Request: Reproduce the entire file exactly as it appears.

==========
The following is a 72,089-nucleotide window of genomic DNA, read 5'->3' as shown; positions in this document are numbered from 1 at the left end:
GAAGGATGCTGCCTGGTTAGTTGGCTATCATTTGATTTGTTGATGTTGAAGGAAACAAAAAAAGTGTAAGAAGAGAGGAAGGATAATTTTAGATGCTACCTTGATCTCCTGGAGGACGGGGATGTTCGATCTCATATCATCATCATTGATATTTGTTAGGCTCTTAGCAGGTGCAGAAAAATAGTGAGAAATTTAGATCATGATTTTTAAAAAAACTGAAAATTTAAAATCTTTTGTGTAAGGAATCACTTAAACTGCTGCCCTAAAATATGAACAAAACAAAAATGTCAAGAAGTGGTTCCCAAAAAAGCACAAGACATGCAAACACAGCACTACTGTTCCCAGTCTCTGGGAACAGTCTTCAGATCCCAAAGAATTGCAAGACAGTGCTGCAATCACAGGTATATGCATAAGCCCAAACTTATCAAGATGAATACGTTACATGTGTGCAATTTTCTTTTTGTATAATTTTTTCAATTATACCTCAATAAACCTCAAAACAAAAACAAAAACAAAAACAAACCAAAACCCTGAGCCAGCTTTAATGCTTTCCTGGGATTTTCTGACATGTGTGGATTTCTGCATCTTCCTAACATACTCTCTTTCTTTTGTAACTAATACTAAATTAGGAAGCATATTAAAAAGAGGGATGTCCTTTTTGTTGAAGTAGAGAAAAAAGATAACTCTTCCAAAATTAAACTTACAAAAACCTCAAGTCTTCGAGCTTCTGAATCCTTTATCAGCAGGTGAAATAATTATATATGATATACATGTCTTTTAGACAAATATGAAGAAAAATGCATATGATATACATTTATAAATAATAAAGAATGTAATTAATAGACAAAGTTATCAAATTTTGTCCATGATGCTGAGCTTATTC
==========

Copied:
The following is a 72,089-nucleotide window of genomic DNA, read 5'->3' as shown; positions in this document are numbered from 1 at the left end:
GAAGGATGCTGCCTGGTTAGTTGGCTATCATTTGATTTGTTGATGTTGAAGGAAACAAAAAAAGTGTAAGAAGAGAGGAAGGATAATTTTAGATGCTACCTTGATCTCCTGGAGGACGGGGATGTTCGATCTCATATCATCATCATTGATATTTGTTAGGCTCTTAGCAGGTGCAGAAAAATAGTGAGAAATTTAGATCATGATTTTTAAAAAAACTGAAAATTTAAAATCTTTTGTGTAAGGAATCACTTAAACTGCTGCCCTAAAATATGAACAAAACAAAAATGTCAAGAAGTGGTTCCCAAAAAAGCACAAGACATGCAAACACAGCACTACTGTTCCCAGTCTCTGGGAACAGTCTTCAGATCCCAAAGAATTGCAAGACAGTGCTGCAATCACAGGTATATGCATAAGCCCAAACTTATCAAGATGAATACGTTACATGTGTGCAATTTTCTTTTTGTATAATTTTTTCAATTATACCTCAATAAACCTCAAAACAAAAACAAAAACAAAAACAAACCAAAACCCTGAGCCAGCTTTAATGCTTTCCTGGGATTTTCTGACATGTGTGGATTTCTGCATCTTCCTAACATACTCTCTTTCTTTTGTAACTAATACTAAATTAGGAAGCATATTAAAAAGAGGGATGTCCTTTTTGTTGAAGTAGAGAAAAAAGATAACTCTTCCAAAATTAAACTTACAAAAACCTCAAGTCTTCGAGCTTCTGAATCCTTTATCAGCAGGTGAAATAATTATATATGATATACATGTCTTTTAGACAAATATGAAGAAAAATGCATATGATATACATTTATAAATAATAAAGAATGTAATTAATAGACAAAGTTATCAAATTTTGTCCATGATGCTGAGCTTATTC